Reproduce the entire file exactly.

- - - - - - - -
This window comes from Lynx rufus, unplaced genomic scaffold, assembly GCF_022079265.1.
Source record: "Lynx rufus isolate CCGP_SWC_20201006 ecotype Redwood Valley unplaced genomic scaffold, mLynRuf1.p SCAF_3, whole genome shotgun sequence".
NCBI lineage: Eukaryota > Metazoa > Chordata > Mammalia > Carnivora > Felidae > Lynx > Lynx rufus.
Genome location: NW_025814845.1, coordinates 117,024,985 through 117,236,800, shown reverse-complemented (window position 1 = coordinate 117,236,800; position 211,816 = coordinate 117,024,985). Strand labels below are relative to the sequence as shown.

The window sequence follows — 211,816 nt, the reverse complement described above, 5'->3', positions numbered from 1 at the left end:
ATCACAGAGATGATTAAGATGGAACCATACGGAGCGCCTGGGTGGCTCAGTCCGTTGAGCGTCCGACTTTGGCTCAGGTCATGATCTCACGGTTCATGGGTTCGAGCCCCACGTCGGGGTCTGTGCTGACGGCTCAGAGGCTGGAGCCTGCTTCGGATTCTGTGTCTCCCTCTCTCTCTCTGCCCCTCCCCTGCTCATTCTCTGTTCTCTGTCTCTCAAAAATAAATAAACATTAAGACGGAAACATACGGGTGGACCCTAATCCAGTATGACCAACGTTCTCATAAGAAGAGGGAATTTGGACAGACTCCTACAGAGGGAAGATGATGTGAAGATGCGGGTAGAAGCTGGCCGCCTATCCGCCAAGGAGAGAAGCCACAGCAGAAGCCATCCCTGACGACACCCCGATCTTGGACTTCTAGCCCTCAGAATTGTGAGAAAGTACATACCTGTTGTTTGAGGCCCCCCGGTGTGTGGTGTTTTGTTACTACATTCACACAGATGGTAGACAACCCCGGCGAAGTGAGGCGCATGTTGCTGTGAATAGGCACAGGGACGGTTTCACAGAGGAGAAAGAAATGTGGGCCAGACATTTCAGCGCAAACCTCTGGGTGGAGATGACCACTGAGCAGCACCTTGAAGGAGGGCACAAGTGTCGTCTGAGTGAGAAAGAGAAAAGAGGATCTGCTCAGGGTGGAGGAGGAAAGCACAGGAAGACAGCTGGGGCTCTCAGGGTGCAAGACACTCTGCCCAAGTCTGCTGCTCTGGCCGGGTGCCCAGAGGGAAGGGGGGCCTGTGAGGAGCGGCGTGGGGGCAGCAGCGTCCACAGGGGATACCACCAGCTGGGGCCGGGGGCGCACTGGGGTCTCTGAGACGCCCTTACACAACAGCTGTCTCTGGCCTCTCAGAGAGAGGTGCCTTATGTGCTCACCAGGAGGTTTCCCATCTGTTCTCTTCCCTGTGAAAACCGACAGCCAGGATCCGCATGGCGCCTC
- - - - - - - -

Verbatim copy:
This window comes from Lynx rufus, unplaced genomic scaffold, assembly GCF_022079265.1.
Source record: "Lynx rufus isolate CCGP_SWC_20201006 ecotype Redwood Valley unplaced genomic scaffold, mLynRuf1.p SCAF_3, whole genome shotgun sequence".
NCBI lineage: Eukaryota > Metazoa > Chordata > Mammalia > Carnivora > Felidae > Lynx > Lynx rufus.
Genome location: NW_025814845.1, coordinates 117,024,985 through 117,236,800, shown reverse-complemented (window position 1 = coordinate 117,236,800; position 211,816 = coordinate 117,024,985). Strand labels below are relative to the sequence as shown.

The window sequence follows — 211,816 nt, the reverse complement described above, 5'->3', positions numbered from 1 at the left end:
ATCACAGAGATGATTAAGATGGAACCATACGGAGCGCCTGGGTGGCTCAGTCCGTTGAGCGTCCGACTTTGGCTCAGGTCATGATCTCACGGTTCATGGGTTCGAGCCCCACGTCGGGGTCTGTGCTGACGGCTCAGAGGCTGGAGCCTGCTTCGGATTCTGTGTCTCCCTCTCTCTCTCTGCCCCTCCCCTGCTCATTCTCTGTTCTCTGTCTCTCAAAAATAAATAAACATTAAGACGGAAACATACGGGTGGACCCTAATCCAGTATGACCAACGTTCTCATAAGAAGAGGGAATTTGGACAGACTCCTACAGAGGGAAGATGATGTGAAGATGCGGGTAGAAGCTGGCCGCCTATCCGCCAAGGAGAGAAGCCACAGCAGAAGCCATCCCTGACGACACCCCGATCTTGGACTTCTAGCCCTCAGAATTGTGAGAAAGTACATACCTGTTGTTTGAGGCCCCCCGGTGTGTGGTGTTTTGTTACTACATTCACACAGATGGTAGACAACCCCGGCGAAGTGAGGCGCATGTTGCTGTGAATAGGCACAGGGACGGTTTCACAGAGGAGAAAGAAATGTGGGCCAGACATTTCAGCGCAAACCTCTGGGTGGAGATGACCACTGAGCAGCACCTTGAAGGAGGGCACAAGTGTCGTCTGAGTGAGAAAGAGAAAAGAGGATCTGCTCAGGGTGGAGGAGGAAAGCACAGGAAGACAGCTGGGGCTCTCAGGGTGCAAGACACTCTGCCCAAGTCTGCTGCTCTGGCCGGGTGCCCAGAGGGAAGGGGGGCCTGTGAGGAGCGGCGTGGGGGCAGCAGCGTCCACAGGGGATACCACCAGCTGGGGCCGGGGGCGCACTGGGGTCTCTGAGACGCCCTTACACAACAGCTGTCTCTGGCCTCTCAGAGAGAGGTGCCTTATGTGCTCACCAGGAGGTTTCCCATCTGTTCTCTTCCCTGTGAAAACCGACAGCCAGGATCCGCATGGCGCCTC